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Twitching by numbers: A birder's account of his hectic life as he chases rare species across Britain and Ireland

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Credit also to the author for having enough self-belief to produce, finance and market the finished project purely on his own initiative and thus minus the faffing about with agents and publishers. Every day, we all encounter a myriad of things that cause personal irritation, inconvenience or even offence, but we shrug them off, look on the bright side and just get on with life - we don't all rush to Twitter to condemn.

Twitching by Numbers’ by Garry Bagnell, a memoir of his anecdotes about birdwatching, published in this very year 2022. You can change your choices at any time by visiting Cookie preferences, as described in the Cookie notice. Following Ms McRobert's influential intervention, many others have entered the fray - most to support her viewpoint but others to counter-attack on behalf of Mr Bagnell who has mounted his own spirited self-defence. The pace of his fascinating narrative races on with barely a pause for breath, and, by the end of the book (which comes all too quickly), he has covered 25 glorious and super-eventful twitch-filled years. He is clearly something of an obsessive, and his other past hobbies have included plane spotting and stamp collecting.I offered to proof read it for him and suggested that he get people who don't know him to read it, mainly for typos and content. The book details what happens during my twitch, credits finder and categorises each rarity (1-year, 2-year, 3-year, 4-year, 5-year, 10-year, 20-year and lifetime). Credit it to GB also, for his determination and enterprise in publishing the title at his own risk without the comfort of an advance payment or the prospect of royalties from an established publishing house. I didn't see a copy to read, no idea if any other "unknowns" did, but I do know that he paid a considerable sum to someone who "edited it". Also there is the problem of disturbance of rare birds often with twitchers in there hundreds at least.

There were some reserves of course that were open every day such as the RSPB’s headquarters The Lodge Reserve but closed around 5. He talks about things that people might not see as important and makes a point of what he thinks is important.There are stories of sticks being thrown at bushes so birds would be flushed out to get a better look at them, and exhausted, agitated birds flying from bush to bush until they were nabbed by a sparrowhawk. It would still be possible to be offended by some parts of this book as rare birds are, one could say, objectified as mere numbers to be added to the author’s list, and the carbon emissions from chasing around these isles are pretty high and yes, there are some comments on some (unnamed) womens’ appearance. He comes across as a laddish character with flaws (we all have flaws) and perhaps his openness was what got him criticism for some of his remarks, and perhaps that criticism was well deserved. The one where pictures of raptors in flight away from the camera in the near dark at the edges of tracks and forests allows their identification from memory of a two-second sighting when you weren’t expecting it so you didn’t have a pair of night-vision binoculars handy.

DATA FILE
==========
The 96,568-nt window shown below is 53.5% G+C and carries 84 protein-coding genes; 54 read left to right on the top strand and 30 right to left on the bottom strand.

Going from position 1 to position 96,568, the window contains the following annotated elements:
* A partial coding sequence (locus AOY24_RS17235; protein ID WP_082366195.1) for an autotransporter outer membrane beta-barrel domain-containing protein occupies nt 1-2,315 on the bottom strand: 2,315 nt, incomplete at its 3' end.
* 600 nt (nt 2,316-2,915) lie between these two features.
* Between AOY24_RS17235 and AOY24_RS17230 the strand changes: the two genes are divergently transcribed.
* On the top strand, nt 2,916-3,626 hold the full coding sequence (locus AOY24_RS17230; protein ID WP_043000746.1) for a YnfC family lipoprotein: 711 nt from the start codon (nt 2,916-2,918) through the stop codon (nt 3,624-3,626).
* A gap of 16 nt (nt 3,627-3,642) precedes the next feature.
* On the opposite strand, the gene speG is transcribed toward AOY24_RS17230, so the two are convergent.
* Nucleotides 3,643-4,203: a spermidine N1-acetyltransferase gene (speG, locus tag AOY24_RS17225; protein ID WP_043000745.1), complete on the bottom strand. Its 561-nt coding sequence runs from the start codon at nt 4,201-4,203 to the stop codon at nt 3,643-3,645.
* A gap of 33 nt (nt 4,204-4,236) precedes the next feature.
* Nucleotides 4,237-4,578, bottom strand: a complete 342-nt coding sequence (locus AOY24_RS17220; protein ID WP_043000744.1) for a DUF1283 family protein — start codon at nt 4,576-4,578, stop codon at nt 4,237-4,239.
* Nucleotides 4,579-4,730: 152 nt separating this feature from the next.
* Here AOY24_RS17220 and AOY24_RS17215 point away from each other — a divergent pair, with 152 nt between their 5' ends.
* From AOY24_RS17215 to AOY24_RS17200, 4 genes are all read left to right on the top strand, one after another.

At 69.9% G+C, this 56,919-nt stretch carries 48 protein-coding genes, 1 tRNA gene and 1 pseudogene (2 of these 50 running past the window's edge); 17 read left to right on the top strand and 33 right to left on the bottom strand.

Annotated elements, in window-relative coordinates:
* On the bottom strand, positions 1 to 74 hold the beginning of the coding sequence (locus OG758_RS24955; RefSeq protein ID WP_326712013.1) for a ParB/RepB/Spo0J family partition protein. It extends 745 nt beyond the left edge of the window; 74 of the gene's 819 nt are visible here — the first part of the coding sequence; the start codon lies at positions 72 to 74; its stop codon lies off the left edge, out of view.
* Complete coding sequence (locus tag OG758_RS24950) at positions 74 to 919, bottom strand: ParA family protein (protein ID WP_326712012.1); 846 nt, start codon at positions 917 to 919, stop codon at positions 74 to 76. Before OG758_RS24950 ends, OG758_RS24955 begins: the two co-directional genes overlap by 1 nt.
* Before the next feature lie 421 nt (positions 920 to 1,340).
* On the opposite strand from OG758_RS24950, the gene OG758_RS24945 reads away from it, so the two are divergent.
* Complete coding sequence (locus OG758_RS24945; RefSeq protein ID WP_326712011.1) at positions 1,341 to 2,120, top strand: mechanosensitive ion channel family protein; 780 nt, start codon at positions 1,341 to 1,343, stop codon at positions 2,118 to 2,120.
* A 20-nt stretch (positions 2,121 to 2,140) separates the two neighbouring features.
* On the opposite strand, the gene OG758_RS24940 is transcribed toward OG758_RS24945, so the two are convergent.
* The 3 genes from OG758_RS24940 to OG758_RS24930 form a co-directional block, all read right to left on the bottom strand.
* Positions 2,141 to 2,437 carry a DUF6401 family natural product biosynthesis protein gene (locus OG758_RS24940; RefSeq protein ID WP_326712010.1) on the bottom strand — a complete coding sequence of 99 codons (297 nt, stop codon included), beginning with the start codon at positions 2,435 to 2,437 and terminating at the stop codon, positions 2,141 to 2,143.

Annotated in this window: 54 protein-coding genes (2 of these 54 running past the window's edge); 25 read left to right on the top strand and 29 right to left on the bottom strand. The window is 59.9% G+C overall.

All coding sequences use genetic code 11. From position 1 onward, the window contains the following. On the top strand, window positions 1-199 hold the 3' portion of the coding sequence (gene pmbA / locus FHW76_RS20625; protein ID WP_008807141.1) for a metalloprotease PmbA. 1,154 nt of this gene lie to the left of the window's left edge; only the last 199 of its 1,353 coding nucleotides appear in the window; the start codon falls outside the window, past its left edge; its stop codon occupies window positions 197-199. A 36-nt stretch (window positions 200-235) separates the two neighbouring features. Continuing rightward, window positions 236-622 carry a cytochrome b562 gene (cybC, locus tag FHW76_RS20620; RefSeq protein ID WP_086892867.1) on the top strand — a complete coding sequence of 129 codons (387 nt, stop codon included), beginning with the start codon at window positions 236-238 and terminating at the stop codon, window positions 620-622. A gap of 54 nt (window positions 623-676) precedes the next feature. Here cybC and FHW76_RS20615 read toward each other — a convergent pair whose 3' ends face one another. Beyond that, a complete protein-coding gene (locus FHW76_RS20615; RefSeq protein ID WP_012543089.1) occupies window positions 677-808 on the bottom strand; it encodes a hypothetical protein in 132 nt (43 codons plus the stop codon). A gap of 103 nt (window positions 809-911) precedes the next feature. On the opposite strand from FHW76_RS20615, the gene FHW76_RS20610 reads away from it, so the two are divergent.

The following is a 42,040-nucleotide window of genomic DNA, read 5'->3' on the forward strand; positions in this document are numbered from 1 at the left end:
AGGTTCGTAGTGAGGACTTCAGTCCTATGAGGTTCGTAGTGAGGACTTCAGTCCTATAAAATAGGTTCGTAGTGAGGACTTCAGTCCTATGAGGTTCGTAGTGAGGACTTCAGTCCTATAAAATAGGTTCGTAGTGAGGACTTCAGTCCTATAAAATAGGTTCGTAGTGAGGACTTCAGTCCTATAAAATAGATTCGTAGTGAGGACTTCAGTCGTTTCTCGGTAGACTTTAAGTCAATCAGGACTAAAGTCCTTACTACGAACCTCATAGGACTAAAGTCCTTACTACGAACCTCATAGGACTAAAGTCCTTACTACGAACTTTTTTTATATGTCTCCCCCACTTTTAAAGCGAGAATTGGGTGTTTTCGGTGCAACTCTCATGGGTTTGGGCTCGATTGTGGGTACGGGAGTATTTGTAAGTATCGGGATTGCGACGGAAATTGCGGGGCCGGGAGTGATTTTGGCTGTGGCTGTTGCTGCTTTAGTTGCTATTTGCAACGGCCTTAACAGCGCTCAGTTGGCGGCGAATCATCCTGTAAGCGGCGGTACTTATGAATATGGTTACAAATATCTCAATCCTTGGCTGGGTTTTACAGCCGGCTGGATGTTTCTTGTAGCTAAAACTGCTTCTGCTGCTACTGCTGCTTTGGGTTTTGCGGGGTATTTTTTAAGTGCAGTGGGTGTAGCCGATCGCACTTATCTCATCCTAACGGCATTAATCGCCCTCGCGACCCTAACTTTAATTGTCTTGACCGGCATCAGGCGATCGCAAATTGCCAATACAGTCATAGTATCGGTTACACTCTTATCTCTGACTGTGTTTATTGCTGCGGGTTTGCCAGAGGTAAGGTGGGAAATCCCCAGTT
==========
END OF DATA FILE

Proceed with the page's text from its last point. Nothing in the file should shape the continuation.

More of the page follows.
Not deeply, but I am certainly interested in this book because it is a very clear description of the fieldsport of twitching from the viewpoint of a keen exponent.Any author who deviates from what is considered decorous and appropriate enjoys no licence - he (or she) risks being singled out and pilloried with opprobrium. All the same twitching is a far less damaging way to be obsessive about birds than standing in a butt and try to shoot as many as possible that have been driven towards you by a bored teenager looking for beer money. Perhaps he ought to publish two editions - the revised sanitised version and the original, the latter to contain a warning on the cover that some of its content may cause offence to certain readers. Innuendo and/or explicit images were also a mainstay of the Carry On and Confessions of movies that were popular in the 1980s and before. Insert joke about tits here, but seriously this is why women still feel so unwelcome in the birding community.

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